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The little Suzuki engine doesn’t sound much noisier than a toy car at idle either. It’s an extremely quiet engine and I think there’s a lot to like about that. We shot photos in a touristy forest area and nobody batted an eyelid to the frequent stopping and turning and pulling away. In a typical Caterham with a side-exit competition exhaust, they’d get tired of the ‘brap’ pretty quickly.

That doesn’t mean it sounds uninvolving, though. A triple is appealingly off-beat of itself, but there’s also a particularly sweet chirrup on the overrun, so it sounds like no other Seven.

It doesn’t respond like any, either. The throttle response is a bit zingy and elastic, which takes a bit of getting used to. The ride is pretty good, and better still on the S version. Eventually the lightweight body gets kicked around by big bumps and things, but body control is terrific and it’s mostly compliant.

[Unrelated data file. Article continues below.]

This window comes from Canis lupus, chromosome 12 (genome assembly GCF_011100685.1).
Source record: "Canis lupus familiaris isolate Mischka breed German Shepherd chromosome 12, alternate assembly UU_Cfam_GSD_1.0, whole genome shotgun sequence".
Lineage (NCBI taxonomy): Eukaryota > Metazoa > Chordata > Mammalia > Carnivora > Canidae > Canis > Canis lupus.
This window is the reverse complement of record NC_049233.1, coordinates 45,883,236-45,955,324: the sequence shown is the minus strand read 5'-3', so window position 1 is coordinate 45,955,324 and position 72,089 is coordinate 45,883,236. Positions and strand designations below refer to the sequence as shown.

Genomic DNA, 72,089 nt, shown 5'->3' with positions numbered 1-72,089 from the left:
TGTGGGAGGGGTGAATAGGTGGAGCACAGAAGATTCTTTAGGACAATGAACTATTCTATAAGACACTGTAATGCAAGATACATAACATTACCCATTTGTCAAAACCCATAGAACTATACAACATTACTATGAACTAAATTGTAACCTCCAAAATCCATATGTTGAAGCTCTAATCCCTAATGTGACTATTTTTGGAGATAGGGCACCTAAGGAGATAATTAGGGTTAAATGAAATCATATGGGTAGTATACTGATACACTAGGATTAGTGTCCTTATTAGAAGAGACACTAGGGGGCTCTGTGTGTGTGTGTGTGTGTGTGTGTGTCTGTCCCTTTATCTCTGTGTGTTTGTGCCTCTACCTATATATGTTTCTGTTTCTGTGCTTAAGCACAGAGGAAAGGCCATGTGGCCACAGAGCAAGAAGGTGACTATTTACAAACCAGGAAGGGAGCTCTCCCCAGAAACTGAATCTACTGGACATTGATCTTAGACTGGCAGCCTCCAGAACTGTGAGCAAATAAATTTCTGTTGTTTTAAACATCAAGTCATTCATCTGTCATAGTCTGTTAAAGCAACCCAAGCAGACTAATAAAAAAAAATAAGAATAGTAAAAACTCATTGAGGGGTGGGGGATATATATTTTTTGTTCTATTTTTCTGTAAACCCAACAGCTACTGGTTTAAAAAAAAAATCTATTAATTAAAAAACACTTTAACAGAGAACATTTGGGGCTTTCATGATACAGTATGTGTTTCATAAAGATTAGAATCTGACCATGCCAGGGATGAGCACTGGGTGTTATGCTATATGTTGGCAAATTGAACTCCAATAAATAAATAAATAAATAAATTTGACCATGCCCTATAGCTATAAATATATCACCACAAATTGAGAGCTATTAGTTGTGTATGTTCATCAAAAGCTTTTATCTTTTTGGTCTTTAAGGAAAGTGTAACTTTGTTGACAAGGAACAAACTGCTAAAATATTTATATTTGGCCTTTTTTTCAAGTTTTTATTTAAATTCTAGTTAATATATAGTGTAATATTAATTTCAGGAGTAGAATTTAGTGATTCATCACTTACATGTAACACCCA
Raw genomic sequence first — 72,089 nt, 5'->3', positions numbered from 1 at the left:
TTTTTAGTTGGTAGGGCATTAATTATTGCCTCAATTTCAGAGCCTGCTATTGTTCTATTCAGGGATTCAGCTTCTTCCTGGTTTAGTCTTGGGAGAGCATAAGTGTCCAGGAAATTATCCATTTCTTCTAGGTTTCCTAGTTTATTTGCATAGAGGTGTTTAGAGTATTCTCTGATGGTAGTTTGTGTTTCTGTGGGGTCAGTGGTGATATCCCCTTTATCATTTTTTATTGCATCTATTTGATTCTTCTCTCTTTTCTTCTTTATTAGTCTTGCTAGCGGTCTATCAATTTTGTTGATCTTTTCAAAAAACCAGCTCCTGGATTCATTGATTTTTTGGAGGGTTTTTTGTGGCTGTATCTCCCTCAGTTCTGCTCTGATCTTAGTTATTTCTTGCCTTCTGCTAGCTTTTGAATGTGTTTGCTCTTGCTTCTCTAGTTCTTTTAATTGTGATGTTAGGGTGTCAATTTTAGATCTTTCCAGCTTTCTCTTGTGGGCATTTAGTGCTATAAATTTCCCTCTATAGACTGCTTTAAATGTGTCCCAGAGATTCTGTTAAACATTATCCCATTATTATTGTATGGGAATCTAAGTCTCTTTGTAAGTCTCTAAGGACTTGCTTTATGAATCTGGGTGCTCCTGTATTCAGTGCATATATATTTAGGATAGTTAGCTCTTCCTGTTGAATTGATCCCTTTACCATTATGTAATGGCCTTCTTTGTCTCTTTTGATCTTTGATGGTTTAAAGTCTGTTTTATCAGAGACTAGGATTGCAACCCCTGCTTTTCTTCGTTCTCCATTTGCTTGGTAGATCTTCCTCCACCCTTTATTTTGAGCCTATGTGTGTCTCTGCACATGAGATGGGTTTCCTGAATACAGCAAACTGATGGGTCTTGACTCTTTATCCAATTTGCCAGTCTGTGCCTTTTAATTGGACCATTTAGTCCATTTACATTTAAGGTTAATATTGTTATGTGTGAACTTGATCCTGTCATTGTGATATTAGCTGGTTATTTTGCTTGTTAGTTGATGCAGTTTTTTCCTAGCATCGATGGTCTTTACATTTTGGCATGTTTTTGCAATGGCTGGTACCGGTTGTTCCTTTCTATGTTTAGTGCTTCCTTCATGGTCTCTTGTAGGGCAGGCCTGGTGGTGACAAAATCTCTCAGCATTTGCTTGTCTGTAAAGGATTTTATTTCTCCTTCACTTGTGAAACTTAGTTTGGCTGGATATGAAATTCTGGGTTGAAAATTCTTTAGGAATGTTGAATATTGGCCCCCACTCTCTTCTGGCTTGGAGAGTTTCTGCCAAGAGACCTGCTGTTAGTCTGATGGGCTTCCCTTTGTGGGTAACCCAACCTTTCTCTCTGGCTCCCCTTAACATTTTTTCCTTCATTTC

And sure, while the overall limits of adhesion have come down, it still feels extremely capable on back roads, and even with the addition of the LSD it wants deliberate provocation or, probably better still, some wet weather, which remarkablyI didn’t find, to unsettle it.

If that sort of driving is your bag, though, you might want a more linear throttle response and more torque in the first place to mess around with the chassis balance. The fun of a 170, for me, comes with knowing that it doesn’t take much to get the car rolling and keep it fizzing along. I think the induction suck of the throttle bodies from the Super Seven 1600, or the more linear response of a bigger engine, or the looks of a set of 13in Minilite-style wheels, would draw me towards a different model, but even my not-favourite Seven is more fun than my favourite most other cars.